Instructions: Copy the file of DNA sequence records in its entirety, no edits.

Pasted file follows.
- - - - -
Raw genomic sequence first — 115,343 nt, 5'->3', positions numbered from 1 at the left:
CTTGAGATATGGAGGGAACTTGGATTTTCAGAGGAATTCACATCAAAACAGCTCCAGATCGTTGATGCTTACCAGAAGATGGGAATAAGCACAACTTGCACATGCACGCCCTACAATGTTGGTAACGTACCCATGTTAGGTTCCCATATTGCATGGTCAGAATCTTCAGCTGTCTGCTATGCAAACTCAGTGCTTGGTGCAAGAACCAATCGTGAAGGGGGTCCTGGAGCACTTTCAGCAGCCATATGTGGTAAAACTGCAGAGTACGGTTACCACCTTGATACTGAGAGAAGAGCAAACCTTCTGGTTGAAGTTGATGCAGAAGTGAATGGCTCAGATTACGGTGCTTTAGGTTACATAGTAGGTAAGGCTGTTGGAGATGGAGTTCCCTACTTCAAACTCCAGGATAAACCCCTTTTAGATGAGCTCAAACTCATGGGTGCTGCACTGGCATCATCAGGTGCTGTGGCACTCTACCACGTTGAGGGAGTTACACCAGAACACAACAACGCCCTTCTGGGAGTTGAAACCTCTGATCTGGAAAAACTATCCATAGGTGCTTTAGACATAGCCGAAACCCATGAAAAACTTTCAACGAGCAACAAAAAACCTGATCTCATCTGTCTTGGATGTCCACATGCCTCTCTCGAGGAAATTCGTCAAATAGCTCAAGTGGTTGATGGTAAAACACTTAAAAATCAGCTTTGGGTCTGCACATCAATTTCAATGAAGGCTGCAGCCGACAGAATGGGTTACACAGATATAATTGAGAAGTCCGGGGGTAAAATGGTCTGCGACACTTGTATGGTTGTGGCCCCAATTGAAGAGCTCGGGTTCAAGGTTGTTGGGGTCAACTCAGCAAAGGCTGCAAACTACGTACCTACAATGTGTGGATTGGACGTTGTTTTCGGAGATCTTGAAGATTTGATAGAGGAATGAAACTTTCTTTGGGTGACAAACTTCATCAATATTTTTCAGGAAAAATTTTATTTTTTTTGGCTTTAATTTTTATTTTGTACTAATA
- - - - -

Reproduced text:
Raw genomic sequence first — 115,343 nt, 5'->3', positions numbered from 1 at the left:
CTTGAGATATGGAGGGAACTTGGATTTTCAGAGGAATTCACATCAAAACAGCTCCAGATCGTTGATGCTTACCAGAAGATGGGAATAAGCACAACTTGCACATGCACGCCCTACAATGTTGGTAACGTACCCATGTTAGGTTCCCATATTGCATGGTCAGAATCTTCAGCTGTCTGCTATGCAAACTCAGTGCTTGGTGCAAGAACCAATCGTGAAGGGGGTCCTGGAGCACTTTCAGCAGCCATATGTGGTAAAACTGCAGAGTACGGTTACCACCTTGATACTGAGAGAAGAGCAAACCTTCTGGTTGAAGTTGATGCAGAAGTGAATGGCTCAGATTACGGTGCTTTAGGTTACATAGTAGGTAAGGCTGTTGGAGATGGAGTTCCCTACTTCAAACTCCAGGATAAACCCCTTTTAGATGAGCTCAAACTCATGGGTGCTGCACTGGCATCATCAGGTGCTGTGGCACTCTACCACGTTGAGGGAGTTACACCAGAACACAACAACGCCCTTCTGGGAGTTGAAACCTCTGATCTGGAAAAACTATCCATAGGTGCTTTAGACATAGCCGAAACCCATGAAAAACTTTCAACGAGCAACAAAAAACCTGATCTCATCTGTCTTGGATGTCCACATGCCTCTCTCGAGGAAATTCGTCAAATAGCTCAAGTGGTTGATGGTAAAACACTTAAAAATCAGCTTTGGGTCTGCACATCAATTTCAATGAAGGCTGCAGCCGACAGAATGGGTTACACAGATATAATTGAGAAGTCCGGGGGTAAAATGGTCTGCGACACTTGTATGGTTGTGGCCCCAATTGAAGAGCTCGGGTTCAAGGTTGTTGGGGTCAACTCAGCAAAGGCTGCAAACTACGTACCTACAATGTGTGGATTGGACGTTGTTTTCGGAGATCTTGAAGATTTGATAGAGGAATGAAACTTTCTTTGGGTGACAAACTTCATCAATATTTTTCAGGAAAAATTTTATTTTTTTTGGCTTTAATTTTTATTTTGTACTAATA